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Japanese Paratroops, World War II Japanese Army Parachute Troops
Japanese Paratroopers
Banzai From The Sky
© 2007
280 pages; 24 chapters and 2 appendixes
Japanese Paratroopers is the largest and most comprehensive book
available on
Japanese parachute troops in World War II. Japanese
Paratroopers
describes the organization, training and strange
tactics of Japanese paratroops
. Although Japanese army and navy
paratroop forces were third in size of all the Axis armies, behind Germany
and Italy, their quality left much to be desired after 1942. In spite of the
fact that
Japanese paratroop units distinguished themselves in
1941 and 1942
, in the years thereafter Japanese paratroop
performance rapidly deteriorated although the size of the
Japanese
paratroop force
increased.  Japanese Paratroopers describes the
eccentricity, peculiarities and glory of
Japanese parachute troops.
Review Table of Contents
“The Japanese considered that the ideal landing area was a locality where paratroops could assemble easily after
the jump. They determined that the attack objective should be within three miles or less of the landing site. However,
in actual operations the Japanese have landed as far as 12 miles from their objective. If the landing point was too
far from the objective the Japanese felt that the element of surprise would be lost, and the enemy would have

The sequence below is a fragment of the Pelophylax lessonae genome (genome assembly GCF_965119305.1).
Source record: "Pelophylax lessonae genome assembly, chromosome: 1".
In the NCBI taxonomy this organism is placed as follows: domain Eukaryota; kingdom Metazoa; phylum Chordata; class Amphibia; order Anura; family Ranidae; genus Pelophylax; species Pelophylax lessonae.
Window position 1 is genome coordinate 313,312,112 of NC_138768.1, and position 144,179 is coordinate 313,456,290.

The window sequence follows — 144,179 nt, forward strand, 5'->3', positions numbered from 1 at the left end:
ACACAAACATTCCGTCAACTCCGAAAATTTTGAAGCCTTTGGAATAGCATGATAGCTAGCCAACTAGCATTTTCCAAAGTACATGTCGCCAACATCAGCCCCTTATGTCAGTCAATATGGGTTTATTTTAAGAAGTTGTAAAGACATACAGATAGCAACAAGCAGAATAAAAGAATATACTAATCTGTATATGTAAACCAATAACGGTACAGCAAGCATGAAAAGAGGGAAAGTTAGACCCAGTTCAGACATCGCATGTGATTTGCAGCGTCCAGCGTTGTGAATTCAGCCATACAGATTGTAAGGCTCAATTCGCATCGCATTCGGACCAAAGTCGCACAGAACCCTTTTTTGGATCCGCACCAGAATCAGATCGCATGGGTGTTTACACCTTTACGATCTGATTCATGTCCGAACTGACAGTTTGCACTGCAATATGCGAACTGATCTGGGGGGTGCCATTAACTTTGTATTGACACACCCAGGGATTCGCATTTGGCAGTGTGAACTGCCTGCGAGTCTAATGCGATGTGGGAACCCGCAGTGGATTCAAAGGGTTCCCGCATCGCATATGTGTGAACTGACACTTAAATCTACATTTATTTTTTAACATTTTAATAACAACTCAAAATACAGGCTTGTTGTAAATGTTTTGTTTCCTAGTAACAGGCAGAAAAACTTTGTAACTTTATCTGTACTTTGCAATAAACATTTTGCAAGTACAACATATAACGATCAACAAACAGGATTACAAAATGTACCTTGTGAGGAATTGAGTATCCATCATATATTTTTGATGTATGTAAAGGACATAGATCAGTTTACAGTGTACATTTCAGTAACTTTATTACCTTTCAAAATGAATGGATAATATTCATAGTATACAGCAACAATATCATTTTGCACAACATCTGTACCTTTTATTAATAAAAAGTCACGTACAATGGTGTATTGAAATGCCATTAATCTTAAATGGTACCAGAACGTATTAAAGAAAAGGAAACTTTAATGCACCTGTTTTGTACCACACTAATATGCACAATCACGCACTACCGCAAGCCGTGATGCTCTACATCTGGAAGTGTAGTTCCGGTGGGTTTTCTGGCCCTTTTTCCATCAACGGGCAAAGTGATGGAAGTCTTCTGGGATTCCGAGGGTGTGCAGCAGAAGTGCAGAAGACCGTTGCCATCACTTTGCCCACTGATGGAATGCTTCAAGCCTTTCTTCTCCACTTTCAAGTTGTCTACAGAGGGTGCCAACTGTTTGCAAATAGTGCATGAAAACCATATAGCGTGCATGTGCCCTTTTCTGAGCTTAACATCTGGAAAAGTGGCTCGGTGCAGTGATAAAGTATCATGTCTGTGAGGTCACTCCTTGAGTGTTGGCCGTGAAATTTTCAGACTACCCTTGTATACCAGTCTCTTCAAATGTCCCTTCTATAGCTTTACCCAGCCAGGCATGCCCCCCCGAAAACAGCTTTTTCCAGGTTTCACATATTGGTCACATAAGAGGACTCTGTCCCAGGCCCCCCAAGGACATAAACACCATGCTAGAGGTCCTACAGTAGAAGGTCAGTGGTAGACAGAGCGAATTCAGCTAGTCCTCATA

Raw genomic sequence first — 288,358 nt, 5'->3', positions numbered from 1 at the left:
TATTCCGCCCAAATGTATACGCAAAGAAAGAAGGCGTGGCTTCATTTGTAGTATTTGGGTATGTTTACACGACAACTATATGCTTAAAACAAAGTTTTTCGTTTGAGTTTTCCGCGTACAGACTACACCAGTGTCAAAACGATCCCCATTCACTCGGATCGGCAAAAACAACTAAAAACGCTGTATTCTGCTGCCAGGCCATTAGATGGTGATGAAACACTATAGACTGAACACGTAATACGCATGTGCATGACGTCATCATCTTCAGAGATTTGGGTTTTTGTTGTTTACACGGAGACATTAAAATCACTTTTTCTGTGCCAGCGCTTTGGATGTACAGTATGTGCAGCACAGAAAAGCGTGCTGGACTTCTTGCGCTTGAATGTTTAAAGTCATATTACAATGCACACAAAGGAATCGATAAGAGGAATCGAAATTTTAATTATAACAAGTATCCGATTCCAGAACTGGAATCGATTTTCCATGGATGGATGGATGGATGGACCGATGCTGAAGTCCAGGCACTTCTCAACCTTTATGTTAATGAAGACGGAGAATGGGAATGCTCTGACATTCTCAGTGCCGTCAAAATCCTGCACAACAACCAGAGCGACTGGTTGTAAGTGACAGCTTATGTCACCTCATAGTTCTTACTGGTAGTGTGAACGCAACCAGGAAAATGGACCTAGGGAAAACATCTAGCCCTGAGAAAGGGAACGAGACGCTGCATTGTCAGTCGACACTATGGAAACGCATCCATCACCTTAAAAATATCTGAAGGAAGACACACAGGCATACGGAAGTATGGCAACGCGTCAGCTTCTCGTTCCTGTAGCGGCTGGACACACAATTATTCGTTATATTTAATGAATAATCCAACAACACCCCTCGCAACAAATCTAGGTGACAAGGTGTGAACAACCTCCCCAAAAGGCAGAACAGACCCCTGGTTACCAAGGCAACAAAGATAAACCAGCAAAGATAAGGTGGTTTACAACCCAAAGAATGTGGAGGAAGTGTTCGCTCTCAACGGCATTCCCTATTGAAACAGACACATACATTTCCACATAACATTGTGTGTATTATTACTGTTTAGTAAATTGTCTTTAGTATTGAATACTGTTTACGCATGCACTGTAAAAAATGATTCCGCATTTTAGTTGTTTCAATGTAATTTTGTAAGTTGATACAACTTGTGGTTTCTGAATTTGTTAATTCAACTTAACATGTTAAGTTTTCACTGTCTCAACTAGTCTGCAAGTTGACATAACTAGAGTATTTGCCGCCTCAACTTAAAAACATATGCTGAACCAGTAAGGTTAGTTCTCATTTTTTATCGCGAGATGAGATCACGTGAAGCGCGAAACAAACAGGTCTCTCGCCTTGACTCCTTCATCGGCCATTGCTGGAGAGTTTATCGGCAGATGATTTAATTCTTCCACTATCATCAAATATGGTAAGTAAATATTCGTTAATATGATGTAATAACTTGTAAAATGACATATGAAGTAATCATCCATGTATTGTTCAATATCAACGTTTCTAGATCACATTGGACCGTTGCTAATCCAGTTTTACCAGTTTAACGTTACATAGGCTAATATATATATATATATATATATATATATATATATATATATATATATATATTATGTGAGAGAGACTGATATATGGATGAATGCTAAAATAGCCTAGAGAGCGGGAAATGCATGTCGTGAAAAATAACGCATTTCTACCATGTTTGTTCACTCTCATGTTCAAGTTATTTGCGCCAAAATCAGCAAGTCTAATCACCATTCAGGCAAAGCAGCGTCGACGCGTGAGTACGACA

additional time to make defensive preparations.
Japanese paratroopers were briefed in detail upon completion of the reconnaissance. Frequently, annotated aerial
photographs of the installations to be seized were issued, and often rehearsals were held. Assembly areas to be
used before and after the assault were selected.
In actual practice, orders for the operation were specific, covering phases, objectives, and tactics in minute detail.
Communications and signal systems were established, with air-ground communication generally effected by panels.
Between units on the ground, radio may be used, or improvised methods, such as the sounding of musical
instruments and distinctive noises, were adopted. The latter measures, however, were probably for identification
among the supporting units rather than for communication.”
Excerpt from Japanese Paratroopers
.
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Japanese Paratroopers, Japanese Army Parachute Troops in World War II